Wage the war that makes all for peace


It appears our society is coming apart at the seams.

Our seemingly irreconcilable differences, fueled by bad actors’ desire to capitalize on fear and hatred, drive wedges between us in ways that mirror some of the darkest periods of our national history. You might look at the state of our disunion and reach the reasonable conclusion our differences are insurmountable.

I admit, I have shared that gloomy outlook. But, I was blessed this week to be reminded of humanity’s tremendous capacity for reconciliation and the ties that bind us with much greater strength than our petty differences.

My feet tend toward church — in my case, St. Matthew’s Episcopal Church — when I am in need of hope. And, I was not disappointed this Wednesday during Fr. John’s sermon on David Pendleton Oakerhater.


David Pendleton Oakerhater

A Cheyenne Indian, Oakerhater’s birth name was Okuh hatuh, yielding the loose English translations “Sun Dancer” or “Making Medicine.”

When he was just 17 years old, on Nov. 29, 1864, Oakerhater witnessed 148 of his people, mostly women and children, be massacred at Sand Creek, Colo., by troops under Col. John Chivington, who was both an Army officer and an ordained Methodist minister.

The Congressional Joint Committee on the Conduct of War denounced the attack as stemming from “the worst passions that ever cursed the heart of man,” and surmised Chivington may have been “pandering to the inflamed passions of an excited population” for political gain.

Oakerhater vowed to avenge his people, and fought in several battles against the U.S. Army. And, having seen so many of his people murdered by someone who was both a commissioned Army officer and an ordained minister, it would have been completely reasonable for Oakerhater to live out his life under a cloud of hatred toward the United States, white people and Christianity.

But, while imprisoned at Fort Marion, in St. Augustine, Fla., Oakerhater steered himself down a radically unreasonable path. Instead of stewing away in hatred, Oakerhater embraced Christianity — the faith of his oppressor — and dedicated the remainder of his life to fostering peace, reconciliation and love.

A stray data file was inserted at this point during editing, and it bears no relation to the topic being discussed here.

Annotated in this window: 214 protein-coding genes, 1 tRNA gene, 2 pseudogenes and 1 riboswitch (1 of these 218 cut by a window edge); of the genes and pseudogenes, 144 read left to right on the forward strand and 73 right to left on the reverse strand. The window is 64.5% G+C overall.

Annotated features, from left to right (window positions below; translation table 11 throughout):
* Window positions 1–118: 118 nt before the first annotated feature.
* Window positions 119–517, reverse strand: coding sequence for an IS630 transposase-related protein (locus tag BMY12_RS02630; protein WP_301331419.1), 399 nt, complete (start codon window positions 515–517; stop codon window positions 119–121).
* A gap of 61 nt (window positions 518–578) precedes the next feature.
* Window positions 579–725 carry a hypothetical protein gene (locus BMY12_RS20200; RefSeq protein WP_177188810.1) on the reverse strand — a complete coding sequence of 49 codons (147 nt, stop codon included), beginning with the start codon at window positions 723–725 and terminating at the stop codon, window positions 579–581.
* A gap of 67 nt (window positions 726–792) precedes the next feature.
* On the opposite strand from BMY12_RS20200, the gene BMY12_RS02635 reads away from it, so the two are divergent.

A stained glass window in Grace Episcopal Church, Syracuse, N.Y., where David Oakerhater was baptized and ordained, depicts him as a Cheyenne warrior and deacon. 

The former warrior was ordained a deacon in the Episcopal Church, and returned to the Cheyenne and Arapaho people in Oklahoma. Near Watonga, in 1881, he told them of his change of path — from the external war for revenge to the internal war against hatred and fear.

“You all know me,” he told his people. “You remember when I led you out to war, I went first, and what I told you was true. Now I have been away to the East and I have learned about another captain, the Lord Jesus Christ, and he is my leader. He goes first, and all he tells me is true. I come back to my people to tell you to go with me now in this new road, a war that makes all for peace.”

Oakerhater waged that “war that makes all for peace” until his death in 1931, and his legacy lives strong today in Oklahoma, among the descendants of both Native peoples and those who once oppressed them.

Oakerhater was extraordinary. But he was not alone. Throughout history, and in our midst, we see these beacons of peace, reconciliation and justice among the darkness of our worst human tendencies.

Reflecting on Oakerhater, my mind raced to Nelson Mandela and Archbishop Desmond Tutu, who committed themselves to the irrational, nonsensical goal of achieving reconciliation with their oppressors after the end of South Africa’s apartheid in 1994.


Archbishop Desmond Tutu

Tutu, in his 1999 book “No Future Without Forgiveness,” described this desire for reconciliation as stemming both from Christian teaching and from the African Bantu philosophy of Ubuntu, which loosely translates as “I am because we are.”

“Ubuntu is very difficult to render into a Western language,” Tutu wrote. “It is to say, ‘My humanity is caught up, is inextricably bound up, in what is yours.’”

There is a tie that binds us together. All of us. Regardless of party, nationality, ideology, creed or religion. We are bound together by ties that transcend our differences. Those ties mean we cannot rise, alone, while oppressing our neighbor, or turning our hearts toward revenge.

For Oakerhater and Tutu, those ties are woven in faith. But, whether you define these ties in terms of faith, philosophy, or just the intrinsic worth of human life, the ties remain — no matter how imperfect we are at recognizing them.

Oakerhater, Mandela, Tutu and countless others like them made, and are making, a difference in this world because they looked above the illusion of our differences, and focused instead on our common humanity. They chose peace, forgiveness, reconciliation and love — to a nonsensical level. And, in doing so, they freed themselves, and those whose lives they touched, from the bondage of revenge, hatred and fear.

Looking about us, it may seem impossible to escape that bondage. We’re not the first to feel this way. Others have had it worse, and they have shown us the way out.

It is a way that makes no sense, in our false sense of “me first” and “me only.” But, when we rise above that, and see ourselves as we truly are — inextricably linked together — we will begin to heal the forces tearing us apart, and set this nation on a truer course to our yet-unrecognized potential.

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